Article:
It is a horrible thing to have to see your child take meds. But I will also say that when you see the improvements it is also a relief and it makes it a little easier.

    Like Rayla said talking to other parents is a good thing. I found that its not just the picking up hints here and there from them, I found that knowing that their were parents out there that could completely understand what your going through the biggest help. And like Rayla, one of the best things to do is believe that it can be beaten. Some may say its false hope, but knowing that they will find a cure for CF is the only thing that keeps me sane.

    I hope you have luck in finding someone fantastic to treat Marisa.

  9. #9

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    Thanks so much guys, it means so much to me and I feel silly that in comparison, its not something serious or life threatening. I told John and feel completely deflated as he went on about labelling kids with stuff and seemed really blaze about the whole thing, so I feel a bit knocked for six, I was hoping for his support more. But like I said to him, I have been parenting Marisa full-time for the last four years so I know what it's been like and have seen this in action alot more than he has - i'll still persue it as I think it will be a huge help. She's so quiet around others that it builds up and gets let out at me, in that she will talk and talk without stopping for breath LOL!!! I can't think for myself sometimes!
    Kelly xx

    Creator of BellyBelly.com.au, doula, writer and mother of three amazing children
    Author of Want To Be A Doula? Everything You Need To Know
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  10. #10

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    Kelly i am pleased that you have found information on this and now you will be able to help Marisa.

    Thank you also for posting about this as i have the same problem with Kimberley she can talk around people she knows but as soon as someone else asks her something she doesn't say a word. Sometimes i get embassed when someone asks her what her name is and she just looks at them.

  11. #11

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    Kelly - It's good they've worked this out now and there's a plan of action for you and Marisa. Maybe as you say, you're with Marisa all the time so you've seen her responses more than John has which is why he doesn't seem particularly worried about it. He also probably doesn't want to worry you much more by getting upset about it either. Good luck with everything and I hope you find a lovely psychologist ... I'm sure you will.

  12. #12

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    Thanks again guys I thinkhe was actually shocked, he took her out for a walk and when he came back, told me he couldn't stop thinking about it and felt very upset about it, as what he had read sunk in.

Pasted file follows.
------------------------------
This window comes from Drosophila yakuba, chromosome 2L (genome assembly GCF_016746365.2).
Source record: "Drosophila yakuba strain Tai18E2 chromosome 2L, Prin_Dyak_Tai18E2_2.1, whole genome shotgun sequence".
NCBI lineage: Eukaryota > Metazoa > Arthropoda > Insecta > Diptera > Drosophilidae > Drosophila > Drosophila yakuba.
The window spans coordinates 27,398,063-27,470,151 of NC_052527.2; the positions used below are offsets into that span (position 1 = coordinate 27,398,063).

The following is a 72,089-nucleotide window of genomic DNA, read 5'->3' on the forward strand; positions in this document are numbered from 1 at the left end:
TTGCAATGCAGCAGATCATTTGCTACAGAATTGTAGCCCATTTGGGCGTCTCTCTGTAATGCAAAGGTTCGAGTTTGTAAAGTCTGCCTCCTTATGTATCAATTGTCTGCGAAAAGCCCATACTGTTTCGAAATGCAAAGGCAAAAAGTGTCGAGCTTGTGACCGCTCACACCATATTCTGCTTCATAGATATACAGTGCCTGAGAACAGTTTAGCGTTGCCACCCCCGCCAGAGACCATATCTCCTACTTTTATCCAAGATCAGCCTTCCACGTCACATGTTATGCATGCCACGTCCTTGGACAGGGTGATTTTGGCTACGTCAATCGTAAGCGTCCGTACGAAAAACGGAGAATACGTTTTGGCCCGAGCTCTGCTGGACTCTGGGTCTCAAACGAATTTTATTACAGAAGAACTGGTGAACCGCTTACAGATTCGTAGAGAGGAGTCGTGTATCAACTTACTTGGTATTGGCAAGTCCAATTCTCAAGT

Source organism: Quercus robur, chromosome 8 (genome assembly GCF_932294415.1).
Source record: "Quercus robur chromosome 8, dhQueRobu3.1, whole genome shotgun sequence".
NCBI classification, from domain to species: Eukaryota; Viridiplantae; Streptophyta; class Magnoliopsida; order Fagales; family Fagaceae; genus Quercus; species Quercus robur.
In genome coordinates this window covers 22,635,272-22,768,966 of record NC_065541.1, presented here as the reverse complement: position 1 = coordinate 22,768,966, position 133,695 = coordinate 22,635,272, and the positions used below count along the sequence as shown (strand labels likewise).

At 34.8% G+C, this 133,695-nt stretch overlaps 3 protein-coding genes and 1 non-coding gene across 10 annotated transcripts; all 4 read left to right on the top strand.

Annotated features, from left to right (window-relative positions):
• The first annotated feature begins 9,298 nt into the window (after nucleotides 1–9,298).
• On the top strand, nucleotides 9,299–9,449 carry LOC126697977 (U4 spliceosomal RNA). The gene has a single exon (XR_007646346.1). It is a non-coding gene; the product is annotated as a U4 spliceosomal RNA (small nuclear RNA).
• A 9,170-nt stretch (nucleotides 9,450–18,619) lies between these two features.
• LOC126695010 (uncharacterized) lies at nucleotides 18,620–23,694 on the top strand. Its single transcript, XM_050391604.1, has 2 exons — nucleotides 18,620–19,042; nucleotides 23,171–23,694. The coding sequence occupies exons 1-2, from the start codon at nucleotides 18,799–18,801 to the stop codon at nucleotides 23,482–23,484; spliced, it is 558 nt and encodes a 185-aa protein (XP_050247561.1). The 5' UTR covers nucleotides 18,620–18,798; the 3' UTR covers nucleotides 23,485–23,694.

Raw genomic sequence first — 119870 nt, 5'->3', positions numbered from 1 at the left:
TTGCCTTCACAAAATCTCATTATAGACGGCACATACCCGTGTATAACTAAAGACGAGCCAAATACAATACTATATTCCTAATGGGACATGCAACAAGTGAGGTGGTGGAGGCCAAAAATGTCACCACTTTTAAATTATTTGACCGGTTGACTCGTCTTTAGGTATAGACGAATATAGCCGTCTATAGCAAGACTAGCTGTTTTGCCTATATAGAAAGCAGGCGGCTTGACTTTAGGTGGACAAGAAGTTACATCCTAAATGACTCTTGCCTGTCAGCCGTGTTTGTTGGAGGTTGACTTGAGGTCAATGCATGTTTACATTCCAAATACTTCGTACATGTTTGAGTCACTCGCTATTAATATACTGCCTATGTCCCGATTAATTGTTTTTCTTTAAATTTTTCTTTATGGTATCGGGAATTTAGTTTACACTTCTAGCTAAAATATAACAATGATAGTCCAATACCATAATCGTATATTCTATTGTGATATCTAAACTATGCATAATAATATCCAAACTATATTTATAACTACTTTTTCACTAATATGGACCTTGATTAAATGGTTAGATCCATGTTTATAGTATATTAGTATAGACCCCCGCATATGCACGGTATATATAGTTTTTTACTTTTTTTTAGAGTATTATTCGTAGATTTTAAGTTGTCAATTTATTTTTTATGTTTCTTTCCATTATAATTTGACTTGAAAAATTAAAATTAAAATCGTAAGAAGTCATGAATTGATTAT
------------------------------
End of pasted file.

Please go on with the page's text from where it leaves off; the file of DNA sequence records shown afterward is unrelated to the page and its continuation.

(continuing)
I hope that this is all rectified by the time she is in primary school, which is not next year but the year after (so glad I held her back - due to shyness LOL) but I know what you mean Jill and funnily enough people have told me from infancy that she will grow out of it and it's a phase!! So I know they are wrong already because it's been 4 years.

    I have tried every sort of class to try and get her more socialised, she did Gymbaroo from a young age and ballet twice, music lessons etc but wont talk to anyone or follow instructions. It was as if she would freeze and not know what to do - which is a symptom. It's not that they are not intelligent but in a state of anxiety and fear. She does immerse herself in arty and intellectual sort of things, which I guess is a result of the mutism, but the scariest thing is that I remember feeling all this stuff - they say it's inherited - well I always put it down to moving schools every single year as a child, but I would never do much with the kids and teachers would always ring mum. I never had friends I could attach to and was the intellectual one in the family too - I am the only one who even completed highschool!!! But so much is making more sense now - I only wish I knew sooner.

    All I can do at home is not make speaking a big deal, or expect her to answer anyone (as I would get anxious with alot!) and not 'wait' for her in anticipation to talk around others - which just makes her anxiety worse. So hopefully it will get better soon!

    Thanks for all your support guys, BellyBelly members rock
    Kelly xx

    Creator of BellyBelly.com.au, doula, writer and mother of three amazing children
    Author of Want To Be A Doula? Everything You Need To Know
    Follow me in 2015 as I go Around The World + Kids!
    Forever grateful to my incredible Mod Team and many wonderful members who have been so supportive since 2003.

  13. #13

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    Kelly ~ sorry to hear you're facing this with your little girl. I totally understand the spectrum of feelings and reactions you're having (the relief mixed with the sadness etc). My DD has something different... a speech language delay. We got onto it early and she's progressing well. We, too, had a lot of people say, "You've never met a 20 year old who can't talk" etc, but early intervention in her case was what was needed.

    You asked how you go about finding the right professionals to treat her. Well, I found it's best to talk to other parents in the same situation as you (maybe find a support group locally?) and then ask them who the best professionals are. I also gathered info from my paediatrician and other health professionals and made a choice from there. Perhaps those teachers who noticed it and mentioned it to you also know of professionals who have had success?

    Good luck Kelly. Marisa is lucky to have a Mum like you who is willing and able to help her work through this.

  14. #14